User agreement.

    Code included in mentioned in this document can be used and modified with no fees and for any purpose, with only the following restriction applied: no copyright or license marks must be added to it. The code is provided as is with no warranty of anything.

    Chapter 2 of this document, with exclusion of subchapter 2.4, is description of SINX format. The description can be used with no fees and for any purpose, provided that its text is used with no modifications.

    SINX format can be used feely with no fees and for any purpose, provided that following requirements are met:
    1. SINX format is considered public domain and must not be a subject of any patent under any circumstances.
    2. A new technology or data format that involve use of SINX format in any capacity can only be subject of any patent if the patent only covers that particular technology and format and does not cover any objects besides ones explicitly named in the patent. Usage of SINX format in any patent that covers a generic set of technologies and/or formats is not permitted.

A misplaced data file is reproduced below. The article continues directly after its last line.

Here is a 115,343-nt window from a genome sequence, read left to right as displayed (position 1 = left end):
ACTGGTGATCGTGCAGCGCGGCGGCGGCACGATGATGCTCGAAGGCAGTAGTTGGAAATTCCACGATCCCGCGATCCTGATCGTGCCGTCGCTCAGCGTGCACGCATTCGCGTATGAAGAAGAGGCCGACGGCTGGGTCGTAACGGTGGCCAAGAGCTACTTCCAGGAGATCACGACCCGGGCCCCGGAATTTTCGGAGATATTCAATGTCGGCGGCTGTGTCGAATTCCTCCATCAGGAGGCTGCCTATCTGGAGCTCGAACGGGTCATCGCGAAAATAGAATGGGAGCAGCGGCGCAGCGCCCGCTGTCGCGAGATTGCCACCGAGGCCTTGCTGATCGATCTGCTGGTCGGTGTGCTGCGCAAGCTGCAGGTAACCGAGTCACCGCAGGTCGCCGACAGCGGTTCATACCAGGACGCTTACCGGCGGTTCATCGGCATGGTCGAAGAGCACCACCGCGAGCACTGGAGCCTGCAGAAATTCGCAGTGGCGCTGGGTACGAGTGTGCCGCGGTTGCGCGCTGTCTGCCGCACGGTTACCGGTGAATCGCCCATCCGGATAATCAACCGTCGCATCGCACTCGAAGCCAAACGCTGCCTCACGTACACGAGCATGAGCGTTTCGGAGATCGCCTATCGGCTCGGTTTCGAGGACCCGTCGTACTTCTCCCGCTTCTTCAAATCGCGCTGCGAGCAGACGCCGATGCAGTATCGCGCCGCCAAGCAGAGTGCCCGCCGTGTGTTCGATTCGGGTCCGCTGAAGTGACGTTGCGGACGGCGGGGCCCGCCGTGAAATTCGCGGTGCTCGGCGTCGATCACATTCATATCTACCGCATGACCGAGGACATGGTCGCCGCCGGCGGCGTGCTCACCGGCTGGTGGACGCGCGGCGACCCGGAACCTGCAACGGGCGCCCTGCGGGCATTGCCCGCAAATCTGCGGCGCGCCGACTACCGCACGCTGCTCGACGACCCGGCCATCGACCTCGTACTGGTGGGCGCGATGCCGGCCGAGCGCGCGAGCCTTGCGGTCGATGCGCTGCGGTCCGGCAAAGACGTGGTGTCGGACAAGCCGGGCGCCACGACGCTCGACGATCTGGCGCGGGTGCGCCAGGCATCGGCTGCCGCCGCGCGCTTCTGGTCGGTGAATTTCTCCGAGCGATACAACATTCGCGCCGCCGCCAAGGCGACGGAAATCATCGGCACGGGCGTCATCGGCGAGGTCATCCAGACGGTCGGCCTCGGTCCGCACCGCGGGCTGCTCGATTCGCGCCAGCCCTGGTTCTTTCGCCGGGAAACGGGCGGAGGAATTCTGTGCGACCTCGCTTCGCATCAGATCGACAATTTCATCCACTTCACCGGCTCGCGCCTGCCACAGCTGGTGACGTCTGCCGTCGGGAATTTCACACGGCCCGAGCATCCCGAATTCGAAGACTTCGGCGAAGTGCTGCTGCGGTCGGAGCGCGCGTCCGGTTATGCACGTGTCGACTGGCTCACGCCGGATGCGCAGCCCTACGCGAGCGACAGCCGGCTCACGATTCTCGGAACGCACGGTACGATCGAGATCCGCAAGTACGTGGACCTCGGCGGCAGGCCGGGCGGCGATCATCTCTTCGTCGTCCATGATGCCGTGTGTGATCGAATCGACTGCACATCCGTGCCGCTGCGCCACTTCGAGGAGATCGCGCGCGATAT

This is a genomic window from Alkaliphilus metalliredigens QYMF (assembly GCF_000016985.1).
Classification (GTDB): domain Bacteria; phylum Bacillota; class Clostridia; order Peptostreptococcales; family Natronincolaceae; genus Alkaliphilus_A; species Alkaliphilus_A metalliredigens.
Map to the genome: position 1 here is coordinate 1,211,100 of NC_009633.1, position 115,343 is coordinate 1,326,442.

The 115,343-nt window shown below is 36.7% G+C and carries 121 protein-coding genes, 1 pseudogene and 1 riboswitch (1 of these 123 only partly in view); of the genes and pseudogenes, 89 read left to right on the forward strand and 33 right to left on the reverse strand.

3. Integration of SINX format into existing and patented technology or format (for example, as an alternative low level format) is allowed only under condition that the new element will not be covered by the original patent. If it is not possible to do so without modifying original patent, new patent can be issued for modified format or technology, provided that it satisfies requirements of 2.